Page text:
My daughter Nanu Twaloh Sungbeh, who is a rising junior studying public health at metro Atlanta’s all-women’s Agnes Scott College, embraced the opportunity this year to do her summer internship in Africa.
Her first choice obviously was her ancestral homeland of Liberia. But because Liberia is not on the list of countries participating in the month-long program, she chose Cape Coast, Ghana, and interned at Kotokuraba’s Ewim Hospital.
After her rigorous study in Kotokuraba ended, Nanu decided to travel to Liberia for two weeks to see relatives and spend some time in a country she only knows from textbooks and from stories told her by her mother and me.
As a frequent international traveler, I expected Nanu to be an experienced traveler; which means keeping up with her departure time, knowing when to leave her hotel or host home, knowing her environment and surroundings, and keeping up with her medications.
Unfortunately, Nanu got caught in the emotional moment of meeting and spending quality time with her relatives. When the time came to go to the airport and leave Liberia, she couldn’t get a cab on time to catch her flight. As a result, she missed her flight and had to spend another two weeks in Liberia.
However, because she missed her original flight out of Liberia, the airline refused to accept her return ticket. The only solution was to purchase another ticket, which did not play well with her mother and me in these tough economic times.
In this post-war era characterized by economic hard times, fragile peace and uncertainty in Liberia, it is a sacrifice when any native-born Liberian or those born to Liberians outside of Liberia attempts to visit Liberia. When that decision is made and the individual finally is in Liberia, the person should be wholeheartedly welcomed, applauded and encouraged to return. Unfortunately, it was not the case with Nanu.
In this era of nation building, however, every Liberian counts, and the government must make all efforts to genuinely encourage Liberians to visit home or move back home to help in the development process.
However, because she missed her first flight out of Liberia, I nervously instructed family members to do everything possible to get Nanu to the airport not two hours early; but perhaps six hours early, which a very anxious Nanu was more than willing to do, since she’s now out of money and medications, and school is about to resume for the fall term.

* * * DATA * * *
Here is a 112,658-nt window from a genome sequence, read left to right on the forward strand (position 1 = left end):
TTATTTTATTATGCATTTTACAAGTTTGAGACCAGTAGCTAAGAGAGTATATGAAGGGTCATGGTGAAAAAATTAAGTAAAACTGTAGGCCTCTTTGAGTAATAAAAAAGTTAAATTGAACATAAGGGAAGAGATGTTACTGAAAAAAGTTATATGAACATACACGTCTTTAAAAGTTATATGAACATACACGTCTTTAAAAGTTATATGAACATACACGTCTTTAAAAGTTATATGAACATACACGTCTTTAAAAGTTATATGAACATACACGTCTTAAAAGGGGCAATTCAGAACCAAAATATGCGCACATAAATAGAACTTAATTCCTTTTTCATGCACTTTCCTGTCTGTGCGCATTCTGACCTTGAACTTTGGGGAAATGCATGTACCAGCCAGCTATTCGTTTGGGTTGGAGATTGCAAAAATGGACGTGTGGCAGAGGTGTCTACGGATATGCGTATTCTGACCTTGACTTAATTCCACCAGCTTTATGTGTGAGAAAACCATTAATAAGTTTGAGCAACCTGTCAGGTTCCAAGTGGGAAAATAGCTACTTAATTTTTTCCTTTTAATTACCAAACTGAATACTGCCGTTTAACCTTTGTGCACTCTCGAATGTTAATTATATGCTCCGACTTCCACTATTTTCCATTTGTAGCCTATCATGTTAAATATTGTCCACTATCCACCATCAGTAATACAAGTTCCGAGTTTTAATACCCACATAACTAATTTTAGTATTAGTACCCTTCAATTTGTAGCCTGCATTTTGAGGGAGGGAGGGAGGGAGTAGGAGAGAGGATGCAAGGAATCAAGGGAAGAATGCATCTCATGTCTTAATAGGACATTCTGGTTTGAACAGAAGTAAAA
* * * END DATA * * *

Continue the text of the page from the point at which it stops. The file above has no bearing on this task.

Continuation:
Unfortunately, when it was time for Nanu to board her plane to the United States, a Liberian government official at the airport told her that she couldn’t leave Liberia because she overstayed her visitor’s visa. Whether this guy wanted bribe from this unemployed student, is unknown but he kept her waiting until the last minute.
However, his behavior towards my child did not play well with me, and did not make the Ellen Johnson Sirleaf government look good, either.
Confused and in total shock Nanu began to cry uncontrollably, knowing very well that she could miss her flight once again. The drama finally came to an end at the last minute when another gentleman, a government official, who felt my daughter’s pain intervened by convincing his colleague to allow her to board the plane to leave Liberia.
It is a common practice, and I am led to believe that a person who violates the immigration law of another country, should be deported to his or her country of origin. The situation is totally different when the individual who is visiting is believed to have committed a felony, a heinous crime that prevents the person from returning to their original country. Violating a country’s immigration law by overstaying a visitor’s visa is not a felony.
The question now is why detain Nanu when the only ‘crime’ she’s charged with in the first place is overstaying her visitor’s visa? As a child of Liberian parents who is unfamiliar with the country but wants to visit and know Liberia, isn’t it good public relations to embrace her courage to visit Liberia, and isn’t it also prudent to advise her or lecture her about the new Liberia, and what is expected of her to be a productive citizen in society?
Is this not what President Ellen Johnson Sirleaf has been talking about – that Liberians and their children in foreign countries return home to contribute to their country’s development? Is it wise to return to a country that make people uncomfortable when they visit, and also wise to visit or move to a country that refuses to change with time?
It is so true that Liberian politics went through tremendous changes over the years. Such overwhelming political change should also come with real change that transform institutions that caters to the needs of Liberians at home and abroad.
What happened to my daughter weeks ago in Liberia is not a pleasant experience. I would have preferrred for her to be deported and bar from returning to Liberia, but not be held against her will and put through an emotional ordeal. By making her cry because she did not leave Liberia sooner is unfortunate.
This is a bad experience for Nanu who was excited to visit Liberia after her internship in (Kotokuraba) Cape Coast, Ghana ended, and also a bad experience for me. This is also an experience no parent wants to see their child or children go through in their own country, never!